Teaching journalism in the 21st century is a little like packing a wardrobe for a month-long trip into a carry-on suitcase: You keep trying to squeeze one more thing into the bulging bag while praying that the zipper won’t burst.
When I studied journalism in the 1980s at San Francisco State University, where I now teach, the curriculum was limited to print journalism. We learned how to report and write; we studied media law, history and ethics; and by the end of senior year, we felt reasonably well-equipped to work as reporters. Ah, those days!
Now journalism students must learn not just how to report and write for print but how to capture and edit photos, audio and video. They are expected to master social media and data analysis and be prepared to produce content for print, broadcast, online and mobile media. They also must be agile and flexible enough to handle the new technology that will inevitably emerge in the coming years.
My department now requires all majors to take three digital media courses — JOUR 226 Digital Newsgathering, JOUR 395 Online Journalism and JOUR 400 Multimedia Journalism. But even as we’ve found ways to squeeze in more multimedia and social media skills, the faculty have had long debates about where to fit these skills and courses into the curriculum.
Our new overstuffed program presents a myriad of questions: How do we keep adding new skills to the curriculum without sacrificing the basics of solid reporting, ethics and good writing? At what point should we expect students with less-than-professional skills to publish work on the Internet for all the world to see? Should we teach digital newsgathering skills before or after our students master the fundamentals of constructing a basic news story?
Last fall, my colleague Jesse Garnier and I launched an experiment: We paired one section of our introductory multimedia skills class, Digital Newsgathering, with our boot-camp Reporting class. Our goal was to mesh the two courses together, so students would learn the fundamentals of shoe-leather reporting while simultaneously developing multimedia storytelling skills. Our secondary goal: to keep our students from getting totally overwhelmed.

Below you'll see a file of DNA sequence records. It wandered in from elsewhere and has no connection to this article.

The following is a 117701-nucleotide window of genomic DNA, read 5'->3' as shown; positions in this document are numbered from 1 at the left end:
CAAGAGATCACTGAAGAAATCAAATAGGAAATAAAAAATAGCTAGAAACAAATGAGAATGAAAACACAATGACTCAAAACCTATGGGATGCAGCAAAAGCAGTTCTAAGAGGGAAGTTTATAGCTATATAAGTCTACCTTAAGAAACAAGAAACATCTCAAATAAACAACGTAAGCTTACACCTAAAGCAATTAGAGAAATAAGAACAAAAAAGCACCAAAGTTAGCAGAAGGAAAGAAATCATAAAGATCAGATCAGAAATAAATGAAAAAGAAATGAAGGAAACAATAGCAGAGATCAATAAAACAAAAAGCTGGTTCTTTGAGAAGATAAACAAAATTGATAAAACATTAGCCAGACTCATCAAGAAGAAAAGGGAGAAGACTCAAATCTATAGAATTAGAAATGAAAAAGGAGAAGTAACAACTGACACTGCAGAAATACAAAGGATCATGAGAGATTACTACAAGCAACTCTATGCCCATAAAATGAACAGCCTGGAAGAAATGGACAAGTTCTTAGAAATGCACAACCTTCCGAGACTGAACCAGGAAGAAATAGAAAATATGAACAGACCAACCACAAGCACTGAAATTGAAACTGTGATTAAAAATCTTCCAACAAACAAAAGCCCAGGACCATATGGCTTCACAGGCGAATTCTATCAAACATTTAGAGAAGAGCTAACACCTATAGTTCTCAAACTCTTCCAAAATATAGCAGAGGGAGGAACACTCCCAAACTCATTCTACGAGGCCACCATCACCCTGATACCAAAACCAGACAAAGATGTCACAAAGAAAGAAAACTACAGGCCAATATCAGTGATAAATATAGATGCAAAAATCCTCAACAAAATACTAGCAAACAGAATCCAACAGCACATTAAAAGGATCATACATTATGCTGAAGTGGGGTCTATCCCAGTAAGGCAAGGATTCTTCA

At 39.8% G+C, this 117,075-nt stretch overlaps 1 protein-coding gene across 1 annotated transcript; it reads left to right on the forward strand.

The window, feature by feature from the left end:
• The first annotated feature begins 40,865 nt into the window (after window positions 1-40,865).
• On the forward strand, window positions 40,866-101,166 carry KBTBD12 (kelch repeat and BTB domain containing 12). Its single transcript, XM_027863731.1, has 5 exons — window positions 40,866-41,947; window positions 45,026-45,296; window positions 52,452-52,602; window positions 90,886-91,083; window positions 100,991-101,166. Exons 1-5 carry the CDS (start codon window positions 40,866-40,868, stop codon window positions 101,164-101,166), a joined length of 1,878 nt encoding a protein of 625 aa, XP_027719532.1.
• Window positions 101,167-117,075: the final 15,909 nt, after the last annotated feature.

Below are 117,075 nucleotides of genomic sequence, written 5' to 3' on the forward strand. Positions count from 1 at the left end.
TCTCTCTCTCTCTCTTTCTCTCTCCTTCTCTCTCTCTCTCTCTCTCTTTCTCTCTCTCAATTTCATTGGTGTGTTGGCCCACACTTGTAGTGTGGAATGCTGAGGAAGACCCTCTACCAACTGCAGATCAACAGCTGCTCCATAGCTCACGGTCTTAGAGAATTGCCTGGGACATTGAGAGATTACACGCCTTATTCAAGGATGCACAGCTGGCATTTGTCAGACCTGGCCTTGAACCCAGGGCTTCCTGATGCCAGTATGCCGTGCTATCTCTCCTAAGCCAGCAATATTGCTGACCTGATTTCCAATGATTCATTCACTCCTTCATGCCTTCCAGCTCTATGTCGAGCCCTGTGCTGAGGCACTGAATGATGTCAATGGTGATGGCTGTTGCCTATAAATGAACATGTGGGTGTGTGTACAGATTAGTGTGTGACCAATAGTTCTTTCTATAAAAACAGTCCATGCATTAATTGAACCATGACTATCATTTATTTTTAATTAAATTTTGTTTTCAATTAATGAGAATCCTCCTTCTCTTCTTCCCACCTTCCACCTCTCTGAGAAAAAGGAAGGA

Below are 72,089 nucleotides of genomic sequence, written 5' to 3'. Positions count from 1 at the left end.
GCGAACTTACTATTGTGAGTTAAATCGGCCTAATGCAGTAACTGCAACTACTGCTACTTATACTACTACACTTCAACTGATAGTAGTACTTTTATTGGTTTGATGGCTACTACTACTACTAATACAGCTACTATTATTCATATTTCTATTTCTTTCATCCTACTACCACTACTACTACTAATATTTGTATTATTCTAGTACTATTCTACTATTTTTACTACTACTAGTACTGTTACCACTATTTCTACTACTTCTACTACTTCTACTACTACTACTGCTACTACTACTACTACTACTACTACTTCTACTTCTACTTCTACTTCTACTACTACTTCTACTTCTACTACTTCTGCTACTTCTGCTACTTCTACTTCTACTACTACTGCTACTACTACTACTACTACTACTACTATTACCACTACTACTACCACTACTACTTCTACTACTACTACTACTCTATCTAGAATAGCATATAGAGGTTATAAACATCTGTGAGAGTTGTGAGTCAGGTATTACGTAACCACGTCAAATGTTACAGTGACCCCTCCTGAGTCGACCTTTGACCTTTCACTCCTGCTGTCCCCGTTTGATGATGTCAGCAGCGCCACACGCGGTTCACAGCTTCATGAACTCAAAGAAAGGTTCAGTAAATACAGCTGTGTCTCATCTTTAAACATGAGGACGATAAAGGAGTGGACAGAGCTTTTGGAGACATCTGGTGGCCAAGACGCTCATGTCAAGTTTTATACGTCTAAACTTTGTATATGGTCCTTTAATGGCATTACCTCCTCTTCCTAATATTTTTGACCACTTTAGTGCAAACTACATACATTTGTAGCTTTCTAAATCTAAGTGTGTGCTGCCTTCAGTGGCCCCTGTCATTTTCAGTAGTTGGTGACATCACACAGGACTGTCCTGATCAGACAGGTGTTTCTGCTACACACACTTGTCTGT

To start, Jesse and I traded our basic syllabi and tried to figure out how to coordinate assignments. In Reporting, students spend the semester covering a neighborhood of San Francisco or Oakland and do weekly assignments — a business story, a public records search, a crime story, a profile, an issue story, etc. — related to those neighborhoods. (They also cover a government meeting and a trial not necessarily tied to their neighborhood.) In addition, students are expected to create a blog about their assigned neighborhood and post new content throughout the semester.
In Digital Newsgathering, students are introduced to basic multimedia skills — photography, audio, video, microblogging, social media, content management, basic coding — and blog on a topic of their choice.
The first step was easy: Assign one blog for the two courses. (We had already gotten some flak from students for assigning blogs in too many classes.)
Next, we coordinated assignments, so students could practice capturing photos, audio and video assets while reporting on their neighborhoods. We added a multimedia component to the final project, an in-depth text story about an issue in their neighborhood.
Pairing the two courses presented some logistical challenges. We needed to make sure all the students in my Reporting course, which met from 12:35 to 3:20 p.m. on Tuesday afternoons, were available to take Jesse’s course from 3:35 to 4:55 p.m. Tuesdays and Thursdays. We also had to ensure that none of the students had already completed Digital Newsgathering.